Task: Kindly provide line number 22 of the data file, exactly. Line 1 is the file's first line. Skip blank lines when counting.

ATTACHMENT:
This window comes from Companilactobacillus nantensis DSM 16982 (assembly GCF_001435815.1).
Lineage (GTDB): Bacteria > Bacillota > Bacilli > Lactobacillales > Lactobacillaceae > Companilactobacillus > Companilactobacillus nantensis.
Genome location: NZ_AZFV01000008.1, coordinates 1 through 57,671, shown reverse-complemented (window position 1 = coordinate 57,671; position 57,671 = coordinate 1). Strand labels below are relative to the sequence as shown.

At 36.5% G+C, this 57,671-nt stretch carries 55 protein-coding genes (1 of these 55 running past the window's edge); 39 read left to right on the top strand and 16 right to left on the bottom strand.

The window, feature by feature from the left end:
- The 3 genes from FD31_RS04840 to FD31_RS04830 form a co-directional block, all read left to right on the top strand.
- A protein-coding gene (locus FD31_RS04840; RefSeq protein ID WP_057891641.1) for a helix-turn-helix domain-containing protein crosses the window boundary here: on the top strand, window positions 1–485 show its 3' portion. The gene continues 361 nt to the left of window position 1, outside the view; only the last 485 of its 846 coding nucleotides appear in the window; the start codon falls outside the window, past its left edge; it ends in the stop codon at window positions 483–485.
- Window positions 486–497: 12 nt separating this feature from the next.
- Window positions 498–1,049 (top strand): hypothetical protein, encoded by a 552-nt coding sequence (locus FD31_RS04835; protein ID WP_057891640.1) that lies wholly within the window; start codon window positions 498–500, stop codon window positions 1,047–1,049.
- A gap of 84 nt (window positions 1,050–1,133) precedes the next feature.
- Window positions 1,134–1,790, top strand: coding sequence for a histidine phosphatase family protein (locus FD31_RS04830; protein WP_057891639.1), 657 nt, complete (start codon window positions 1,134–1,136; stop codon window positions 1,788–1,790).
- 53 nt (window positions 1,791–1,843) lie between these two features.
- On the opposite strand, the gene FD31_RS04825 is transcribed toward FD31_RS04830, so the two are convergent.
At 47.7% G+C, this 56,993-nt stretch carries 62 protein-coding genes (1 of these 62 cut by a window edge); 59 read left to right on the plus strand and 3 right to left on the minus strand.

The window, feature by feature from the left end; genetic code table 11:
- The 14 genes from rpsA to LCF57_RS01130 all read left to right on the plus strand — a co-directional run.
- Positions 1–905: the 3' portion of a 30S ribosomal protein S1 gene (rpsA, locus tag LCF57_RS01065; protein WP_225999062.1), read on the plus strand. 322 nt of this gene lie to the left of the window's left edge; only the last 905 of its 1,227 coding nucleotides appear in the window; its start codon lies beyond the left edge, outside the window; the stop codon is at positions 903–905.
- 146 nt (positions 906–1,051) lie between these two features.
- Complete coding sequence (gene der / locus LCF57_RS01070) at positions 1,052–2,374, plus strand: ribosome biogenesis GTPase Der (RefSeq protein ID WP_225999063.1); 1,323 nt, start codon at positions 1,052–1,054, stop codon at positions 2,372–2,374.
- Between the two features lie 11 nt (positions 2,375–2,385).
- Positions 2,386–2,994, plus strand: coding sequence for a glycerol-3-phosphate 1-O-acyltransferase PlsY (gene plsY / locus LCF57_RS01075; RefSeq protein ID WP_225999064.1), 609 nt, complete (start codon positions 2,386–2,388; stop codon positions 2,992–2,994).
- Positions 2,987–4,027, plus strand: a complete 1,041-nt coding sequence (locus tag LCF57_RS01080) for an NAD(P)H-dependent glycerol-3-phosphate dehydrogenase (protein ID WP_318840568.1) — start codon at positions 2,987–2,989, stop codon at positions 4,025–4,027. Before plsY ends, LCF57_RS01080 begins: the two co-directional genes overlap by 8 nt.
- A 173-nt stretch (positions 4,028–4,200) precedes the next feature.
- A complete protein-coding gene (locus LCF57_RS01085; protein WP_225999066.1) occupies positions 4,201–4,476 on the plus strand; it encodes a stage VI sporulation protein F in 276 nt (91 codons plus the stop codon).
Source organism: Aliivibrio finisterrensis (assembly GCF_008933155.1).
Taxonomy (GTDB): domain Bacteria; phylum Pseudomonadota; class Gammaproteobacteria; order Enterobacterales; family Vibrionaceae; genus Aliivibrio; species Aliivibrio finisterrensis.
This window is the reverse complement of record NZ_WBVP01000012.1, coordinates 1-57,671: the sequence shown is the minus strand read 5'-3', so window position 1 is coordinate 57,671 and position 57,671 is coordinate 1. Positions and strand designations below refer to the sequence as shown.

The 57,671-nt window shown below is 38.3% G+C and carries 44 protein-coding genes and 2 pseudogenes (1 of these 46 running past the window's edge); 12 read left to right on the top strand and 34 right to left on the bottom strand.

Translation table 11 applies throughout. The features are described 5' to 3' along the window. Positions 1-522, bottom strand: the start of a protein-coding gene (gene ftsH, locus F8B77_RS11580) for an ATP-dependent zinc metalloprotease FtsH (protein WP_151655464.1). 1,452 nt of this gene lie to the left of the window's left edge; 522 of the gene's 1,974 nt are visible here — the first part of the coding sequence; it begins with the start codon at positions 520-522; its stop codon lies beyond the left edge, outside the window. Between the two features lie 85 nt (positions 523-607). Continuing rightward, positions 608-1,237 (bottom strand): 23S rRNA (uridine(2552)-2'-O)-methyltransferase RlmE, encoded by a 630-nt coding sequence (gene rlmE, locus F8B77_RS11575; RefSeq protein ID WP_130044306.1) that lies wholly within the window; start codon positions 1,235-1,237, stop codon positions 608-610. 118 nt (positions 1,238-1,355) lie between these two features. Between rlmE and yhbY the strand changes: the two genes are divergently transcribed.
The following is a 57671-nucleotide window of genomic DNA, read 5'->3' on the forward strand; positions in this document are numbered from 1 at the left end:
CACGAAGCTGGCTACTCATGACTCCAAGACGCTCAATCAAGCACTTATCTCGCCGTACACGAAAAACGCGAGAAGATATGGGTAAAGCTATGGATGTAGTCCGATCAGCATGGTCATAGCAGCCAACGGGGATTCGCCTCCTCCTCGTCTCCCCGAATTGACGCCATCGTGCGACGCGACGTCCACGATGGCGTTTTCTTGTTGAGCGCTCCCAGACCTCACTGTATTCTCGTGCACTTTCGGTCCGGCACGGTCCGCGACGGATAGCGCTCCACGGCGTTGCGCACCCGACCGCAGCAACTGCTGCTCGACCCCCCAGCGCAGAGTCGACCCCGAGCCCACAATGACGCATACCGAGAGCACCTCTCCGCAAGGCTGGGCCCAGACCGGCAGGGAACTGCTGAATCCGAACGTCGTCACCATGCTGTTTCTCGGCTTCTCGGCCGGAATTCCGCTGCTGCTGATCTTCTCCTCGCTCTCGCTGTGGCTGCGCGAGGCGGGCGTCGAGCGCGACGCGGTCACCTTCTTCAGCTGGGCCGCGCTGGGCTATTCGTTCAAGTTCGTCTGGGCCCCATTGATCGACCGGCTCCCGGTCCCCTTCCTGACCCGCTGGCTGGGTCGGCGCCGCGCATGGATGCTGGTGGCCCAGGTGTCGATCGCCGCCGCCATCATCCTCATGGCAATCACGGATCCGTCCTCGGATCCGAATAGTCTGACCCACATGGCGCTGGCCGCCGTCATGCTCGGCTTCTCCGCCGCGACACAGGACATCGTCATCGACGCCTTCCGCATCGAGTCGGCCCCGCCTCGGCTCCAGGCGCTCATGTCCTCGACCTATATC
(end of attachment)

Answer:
- Positions 2,987–4,027, plus strand: a complete 1,041-nt coding sequence (locus tag LCF57_RS01080) for an NAD(P)H-dependent glycerol-3-phosphate dehydrogenase (protein ID WP_318840568.1) — start codon at positions 2,987–2,989, stop codon at positions 4,025–4,027. Before plsY ends, LCF57_RS01080 begins: the two co-directional genes overlap by 8 nt.